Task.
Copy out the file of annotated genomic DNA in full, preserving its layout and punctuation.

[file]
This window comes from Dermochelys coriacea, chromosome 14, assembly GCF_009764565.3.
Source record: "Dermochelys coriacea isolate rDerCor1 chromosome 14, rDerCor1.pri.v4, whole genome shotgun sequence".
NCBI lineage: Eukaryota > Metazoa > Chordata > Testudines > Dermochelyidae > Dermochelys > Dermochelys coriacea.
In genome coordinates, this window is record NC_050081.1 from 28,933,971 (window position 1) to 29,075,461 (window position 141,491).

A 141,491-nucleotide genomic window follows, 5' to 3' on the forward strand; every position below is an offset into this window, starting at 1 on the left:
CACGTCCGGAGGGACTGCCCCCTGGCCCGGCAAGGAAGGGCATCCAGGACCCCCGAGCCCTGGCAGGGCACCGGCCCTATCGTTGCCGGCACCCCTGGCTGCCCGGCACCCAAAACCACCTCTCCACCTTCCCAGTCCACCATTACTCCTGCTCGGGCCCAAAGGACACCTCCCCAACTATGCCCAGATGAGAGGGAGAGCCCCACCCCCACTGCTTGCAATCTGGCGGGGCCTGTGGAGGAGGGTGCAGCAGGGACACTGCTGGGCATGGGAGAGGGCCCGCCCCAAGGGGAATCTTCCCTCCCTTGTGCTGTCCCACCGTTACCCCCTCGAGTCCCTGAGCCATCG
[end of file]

This window comes from Dermochelys coriacea, chromosome 14, assembly GCF_009764565.3.
Source record: "Dermochelys coriacea isolate rDerCor1 chromosome 14, rDerCor1.pri.v4, whole genome shotgun sequence".
NCBI lineage: Eukaryota > Metazoa > Chordata > Testudines > Dermochelyidae > Dermochelys > Dermochelys coriacea.
In genome coordinates, this window is record NC_050081.1 from 28,933,971 (window position 1) to 29,075,461 (window position 141,491).

A 141,491-nucleotide genomic window follows, 5' to 3' on the forward strand; every position below is an offset into this window, starting at 1 on the left:
CACGTCCGGAGGGACTGCCCCCTGGCCCGGCAAGGAAGGGCATCCAGGACCCCCGAGCCCTGGCAGGGCACCGGCCCTATCGTTGCCGGCACCCCTGGCTGCCCGGCACCCAAAACCACCTCTCCACCTTCCCAGTCCACCATTACTCCTGCTCGGGCCCAAAGGACACCTCCCCAACTATGCCCAGATGAGAGGGAGAGCCCCACCCCCACTGCTTGCAATCTGGCGGGGCCTGTGGAGGAGGGTGCAGCAGGGACACTGCTGGGCATGGGAGAGGGCCCGCCCCAAGGGGAATCTTCCCTCCCTTGTGCTGTCCCACCGTTACCCCCTCGAGTCCCTGAGCCATCG